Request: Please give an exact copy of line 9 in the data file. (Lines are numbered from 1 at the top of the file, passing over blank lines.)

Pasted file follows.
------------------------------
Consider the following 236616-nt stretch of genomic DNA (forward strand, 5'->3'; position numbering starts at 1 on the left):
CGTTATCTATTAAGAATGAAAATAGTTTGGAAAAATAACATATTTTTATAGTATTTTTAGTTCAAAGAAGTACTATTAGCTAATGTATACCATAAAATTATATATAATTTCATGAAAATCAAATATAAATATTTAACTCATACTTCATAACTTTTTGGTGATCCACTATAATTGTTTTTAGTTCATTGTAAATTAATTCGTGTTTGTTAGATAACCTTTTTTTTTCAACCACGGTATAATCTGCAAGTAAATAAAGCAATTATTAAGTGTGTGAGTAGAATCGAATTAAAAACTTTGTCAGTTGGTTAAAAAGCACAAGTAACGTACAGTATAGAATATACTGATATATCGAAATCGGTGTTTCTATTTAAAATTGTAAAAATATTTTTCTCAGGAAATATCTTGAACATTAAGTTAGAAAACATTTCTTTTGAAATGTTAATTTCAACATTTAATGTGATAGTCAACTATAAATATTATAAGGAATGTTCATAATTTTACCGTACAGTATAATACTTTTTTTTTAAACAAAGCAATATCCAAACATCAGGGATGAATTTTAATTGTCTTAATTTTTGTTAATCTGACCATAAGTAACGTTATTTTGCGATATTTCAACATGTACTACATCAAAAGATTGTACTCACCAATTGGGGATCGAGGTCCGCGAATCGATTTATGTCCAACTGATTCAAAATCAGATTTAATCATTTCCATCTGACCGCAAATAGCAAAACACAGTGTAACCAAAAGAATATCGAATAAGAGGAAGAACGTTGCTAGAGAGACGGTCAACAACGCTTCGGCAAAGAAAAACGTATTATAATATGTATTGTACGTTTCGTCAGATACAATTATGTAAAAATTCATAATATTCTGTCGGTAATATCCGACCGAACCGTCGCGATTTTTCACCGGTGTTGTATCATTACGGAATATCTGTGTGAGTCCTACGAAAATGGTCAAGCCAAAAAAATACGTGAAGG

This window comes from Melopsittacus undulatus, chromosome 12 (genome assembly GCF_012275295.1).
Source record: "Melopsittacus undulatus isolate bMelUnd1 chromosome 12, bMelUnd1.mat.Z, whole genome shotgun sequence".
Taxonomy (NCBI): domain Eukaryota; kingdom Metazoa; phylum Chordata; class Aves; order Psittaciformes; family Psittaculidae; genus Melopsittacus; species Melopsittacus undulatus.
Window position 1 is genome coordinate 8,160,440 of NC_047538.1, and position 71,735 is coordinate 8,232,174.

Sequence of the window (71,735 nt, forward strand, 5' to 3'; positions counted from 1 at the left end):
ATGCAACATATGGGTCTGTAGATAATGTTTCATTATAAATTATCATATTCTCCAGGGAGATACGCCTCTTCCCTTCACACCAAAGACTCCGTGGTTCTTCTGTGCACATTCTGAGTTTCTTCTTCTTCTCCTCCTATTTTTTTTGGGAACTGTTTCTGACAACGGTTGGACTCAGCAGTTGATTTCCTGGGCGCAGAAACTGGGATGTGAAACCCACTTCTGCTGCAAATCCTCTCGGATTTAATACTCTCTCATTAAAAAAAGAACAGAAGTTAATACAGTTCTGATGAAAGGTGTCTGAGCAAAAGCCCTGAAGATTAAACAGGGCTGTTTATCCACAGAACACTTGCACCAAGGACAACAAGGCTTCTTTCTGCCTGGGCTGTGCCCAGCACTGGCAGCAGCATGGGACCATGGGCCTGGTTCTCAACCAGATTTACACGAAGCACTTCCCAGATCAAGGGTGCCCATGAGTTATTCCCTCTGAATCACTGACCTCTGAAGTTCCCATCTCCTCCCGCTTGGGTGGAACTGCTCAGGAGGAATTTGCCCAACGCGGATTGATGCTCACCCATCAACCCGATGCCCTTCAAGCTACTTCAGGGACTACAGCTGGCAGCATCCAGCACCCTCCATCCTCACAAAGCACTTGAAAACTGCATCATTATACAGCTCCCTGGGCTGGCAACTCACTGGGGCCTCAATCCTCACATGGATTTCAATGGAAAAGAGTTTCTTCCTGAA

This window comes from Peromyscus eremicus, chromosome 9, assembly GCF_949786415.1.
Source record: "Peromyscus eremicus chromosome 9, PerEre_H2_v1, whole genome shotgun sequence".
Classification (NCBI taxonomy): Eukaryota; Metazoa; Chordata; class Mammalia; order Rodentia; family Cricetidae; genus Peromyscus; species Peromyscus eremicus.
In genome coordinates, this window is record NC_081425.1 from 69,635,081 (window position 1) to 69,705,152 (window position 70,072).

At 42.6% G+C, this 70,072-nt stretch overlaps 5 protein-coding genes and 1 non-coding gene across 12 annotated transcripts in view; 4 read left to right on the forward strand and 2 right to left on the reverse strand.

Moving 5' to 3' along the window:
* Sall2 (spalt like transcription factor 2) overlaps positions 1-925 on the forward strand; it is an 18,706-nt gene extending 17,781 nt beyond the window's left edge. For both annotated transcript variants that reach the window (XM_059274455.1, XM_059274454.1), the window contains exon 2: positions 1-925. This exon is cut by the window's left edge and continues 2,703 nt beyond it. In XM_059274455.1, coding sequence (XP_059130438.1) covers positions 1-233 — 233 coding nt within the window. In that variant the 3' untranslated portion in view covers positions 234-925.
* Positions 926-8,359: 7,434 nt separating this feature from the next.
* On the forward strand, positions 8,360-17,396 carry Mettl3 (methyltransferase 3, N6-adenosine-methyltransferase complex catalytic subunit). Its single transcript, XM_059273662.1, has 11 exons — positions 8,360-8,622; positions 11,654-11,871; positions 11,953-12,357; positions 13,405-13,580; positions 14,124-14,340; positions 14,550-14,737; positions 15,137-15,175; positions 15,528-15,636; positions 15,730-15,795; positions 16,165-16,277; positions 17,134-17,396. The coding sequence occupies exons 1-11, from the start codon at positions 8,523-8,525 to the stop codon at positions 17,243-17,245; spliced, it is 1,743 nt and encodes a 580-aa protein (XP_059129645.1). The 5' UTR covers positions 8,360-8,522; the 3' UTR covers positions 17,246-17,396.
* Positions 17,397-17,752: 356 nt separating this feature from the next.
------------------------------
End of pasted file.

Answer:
This window comes from Peromyscus eremicus, chromosome 9, assembly GCF_949786415.1.